United States
Site Map Contacts Hitachi Global Community
David Merrill’s Blog - Data Storage Cost Reduction Hitachi - Inspire the Next

David Merrill's Blog - The Storage Economist

Home > Corporate > HDS Blogs > HDS Bloggers > The Storage Economist
Products, Solutions and more

The Storage Economist

Considerations for Project-Based IT Funding

by David Merrill on Jan 25, 2013

There are probably a dozen ways IT departments get funding (primarily CAPEX) to handle new growth and daily operations. I am going to present a few of these traditional funding models, and some of the risks that these funding types may experience to non-traditional IT ownership models. I have been writing about some of these non-traditional methods for the past few months, and you can see them here:

Back to 1999 CAPEX Ratio
Challenging the Tradition of Depreciation for IT Ownership
Alternative Acquisition Methods
An 11-Step Program

The difference of these new modes is a pay-as-you go approach. Even if these methods reduce cost, it will cause a disruption (in the force) on how project-based funding works today. Let’s review the approach and the possible conflicts going forward. Again, there are dozens of funding models for IT, and this post will cover just 1 type of project-funding.

Some IT departments depend on new projects to bring company-approved funding to the table to acquire new storage, servers, apps etc. that the project needs. Characteristics include:
• Project brings CAPEX dollars to have IT purchase the needed hardware and some software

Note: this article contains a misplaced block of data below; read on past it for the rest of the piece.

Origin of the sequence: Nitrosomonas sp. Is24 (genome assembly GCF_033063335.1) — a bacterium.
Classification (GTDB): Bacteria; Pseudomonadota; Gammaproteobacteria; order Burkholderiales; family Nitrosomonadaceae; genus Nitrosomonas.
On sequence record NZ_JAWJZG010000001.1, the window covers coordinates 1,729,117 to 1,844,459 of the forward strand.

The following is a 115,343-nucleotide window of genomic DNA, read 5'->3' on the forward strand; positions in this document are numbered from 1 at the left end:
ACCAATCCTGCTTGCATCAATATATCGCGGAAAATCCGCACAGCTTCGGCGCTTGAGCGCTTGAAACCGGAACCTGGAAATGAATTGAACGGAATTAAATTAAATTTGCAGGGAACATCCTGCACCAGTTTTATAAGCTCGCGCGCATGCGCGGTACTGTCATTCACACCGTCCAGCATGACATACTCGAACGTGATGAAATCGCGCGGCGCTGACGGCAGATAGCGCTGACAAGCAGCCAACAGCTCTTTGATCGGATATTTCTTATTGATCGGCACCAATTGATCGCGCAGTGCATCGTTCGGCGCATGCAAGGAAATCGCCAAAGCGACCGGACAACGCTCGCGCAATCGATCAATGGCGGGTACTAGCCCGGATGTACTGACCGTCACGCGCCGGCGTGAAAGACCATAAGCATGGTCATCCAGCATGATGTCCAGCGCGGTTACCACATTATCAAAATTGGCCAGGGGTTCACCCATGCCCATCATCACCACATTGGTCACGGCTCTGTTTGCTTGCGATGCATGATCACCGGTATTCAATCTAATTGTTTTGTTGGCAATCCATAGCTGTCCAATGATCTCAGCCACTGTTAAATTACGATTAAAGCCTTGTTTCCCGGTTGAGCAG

• This is a one-time infusion of cash; the project does not pay for on-going or recurring costs
• IT may be forced to provide 3, 4 or 5 years worth of assets for the project, even though it will take years for the project to grow into the capacity (therefore there is a lot of waste)
• Some IT departments use this cash to add capacity to the shared services pool of IT resource leadingnew projects to provide all the new cash for internal organic growth
• The project usually does not pay on-going costs that will exist over the life of the project, such as:
o Labor
o Backup services
o HW and SW maintenance
o Migration services at the end of asset life
o Monitoring, tuning, optimization
• Sometimes the project does not even pay for organic growth required during the life of the project
• In this mode, the IT department has to maintain a separate budget to cover the above costs. Sometimes new projects fund the on-going costs of older projects (sounds like a modified Ponzi scheme…)

Now if an IT department wants to consider a pay-as-you-grow or consumption-based model, there will need to be some pretty hard changes to project-funding methods
• A charge-back method will usually be needed as the service provider will charge on a per TB or per-volume basis
• Project funds that come into the front door will have to be placed into some type of escrow account to fund the OPEX model over several years
• Projects may have to change from a one-time CAPEX budget to an annual OPEX spending budget
• New incoming project funds may not be allowed to pay for older project OPEX costs (from the utility OPEX model) due to accounting and SOX-type legislation
• IT central budgets will have to undergo a transformation around run-rate costs and utility pricing that they provide for projects

Some of these accounting practices will require significant re-design, and in some cases may delay a move to utility or consumption-based IT resourcing. My next few blogs will review other funding methods and the impact to traditional accounting and funding practices.

Related Posts Plugin for WordPress, Blogger...

Comments (0)

Post Comment

Post a Comment

Current day month ye@r *


David Merrill - The Storage Economist

David Merrill
Chief Economist

Connect with Us


Most Popular

Switch to our mobile site